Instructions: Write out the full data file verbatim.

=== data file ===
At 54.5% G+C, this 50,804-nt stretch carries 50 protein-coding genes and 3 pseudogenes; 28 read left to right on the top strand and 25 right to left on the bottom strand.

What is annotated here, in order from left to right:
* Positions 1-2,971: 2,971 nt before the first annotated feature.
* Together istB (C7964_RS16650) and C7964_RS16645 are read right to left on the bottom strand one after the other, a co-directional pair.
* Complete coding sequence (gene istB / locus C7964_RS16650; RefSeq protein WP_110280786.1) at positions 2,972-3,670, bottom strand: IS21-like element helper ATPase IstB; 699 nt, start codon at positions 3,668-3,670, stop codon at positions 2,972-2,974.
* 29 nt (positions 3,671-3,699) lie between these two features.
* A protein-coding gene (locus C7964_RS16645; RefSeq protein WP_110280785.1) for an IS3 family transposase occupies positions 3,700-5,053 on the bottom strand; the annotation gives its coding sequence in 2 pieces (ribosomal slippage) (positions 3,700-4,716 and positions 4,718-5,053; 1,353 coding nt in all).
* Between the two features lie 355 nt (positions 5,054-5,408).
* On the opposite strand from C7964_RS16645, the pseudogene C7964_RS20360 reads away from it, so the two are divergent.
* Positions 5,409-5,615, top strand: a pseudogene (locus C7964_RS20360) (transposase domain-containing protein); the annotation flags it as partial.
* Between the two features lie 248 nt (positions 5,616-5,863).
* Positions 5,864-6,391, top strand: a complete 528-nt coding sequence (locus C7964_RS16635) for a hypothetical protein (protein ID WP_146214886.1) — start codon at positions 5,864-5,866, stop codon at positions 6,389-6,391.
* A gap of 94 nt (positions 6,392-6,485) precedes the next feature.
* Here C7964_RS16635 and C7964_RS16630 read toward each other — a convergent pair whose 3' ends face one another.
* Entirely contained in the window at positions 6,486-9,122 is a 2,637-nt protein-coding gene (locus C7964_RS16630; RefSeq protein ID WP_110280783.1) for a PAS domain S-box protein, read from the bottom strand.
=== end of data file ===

At 54.5% G+C, this 50,804-nt stretch carries 50 protein-coding genes and 3 pseudogenes; 28 read left to right on the top strand and 25 right to left on the bottom strand.

What is annotated here, in order from left to right:
* Positions 1-2,971: 2,971 nt before the first annotated feature.
* Together istB (C7964_RS16650) and C7964_RS16645 are read right to left on the bottom strand one after the other, a co-directional pair.
* Complete coding sequence (gene istB / locus C7964_RS16650; RefSeq protein WP_110280786.1) at positions 2,972-3,670, bottom strand: IS21-like element helper ATPase IstB; 699 nt, start codon at positions 3,668-3,670, stop codon at positions 2,972-2,974.
* 29 nt (positions 3,671-3,699) lie between these two features.
* A protein-coding gene (locus C7964_RS16645; RefSeq protein WP_110280785.1) for an IS3 family transposase occupies positions 3,700-5,053 on the bottom strand; the annotation gives its coding sequence in 2 pieces (ribosomal slippage) (positions 3,700-4,716 and positions 4,718-5,053; 1,353 coding nt in all).
* Between the two features lie 355 nt (positions 5,054-5,408).
* On the opposite strand from C7964_RS16645, the pseudogene C7964_RS20360 reads away from it, so the two are divergent.
* Positions 5,409-5,615, top strand: a pseudogene (locus C7964_RS20360) (transposase domain-containing protein); the annotation flags it as partial.
* Between the two features lie 248 nt (positions 5,616-5,863).
* Positions 5,864-6,391, top strand: a complete 528-nt coding sequence (locus C7964_RS16635) for a hypothetical protein (protein ID WP_146214886.1) — start codon at positions 5,864-5,866, stop codon at positions 6,389-6,391.
* A gap of 94 nt (positions 6,392-6,485) precedes the next feature.
* Here C7964_RS16635 and C7964_RS16630 read toward each other — a convergent pair whose 3' ends face one another.
* Entirely contained in the window at positions 6,486-9,122 is a 2,637-nt protein-coding gene (locus C7964_RS16630; RefSeq protein ID WP_110280783.1) for a PAS domain S-box protein, read from the bottom strand.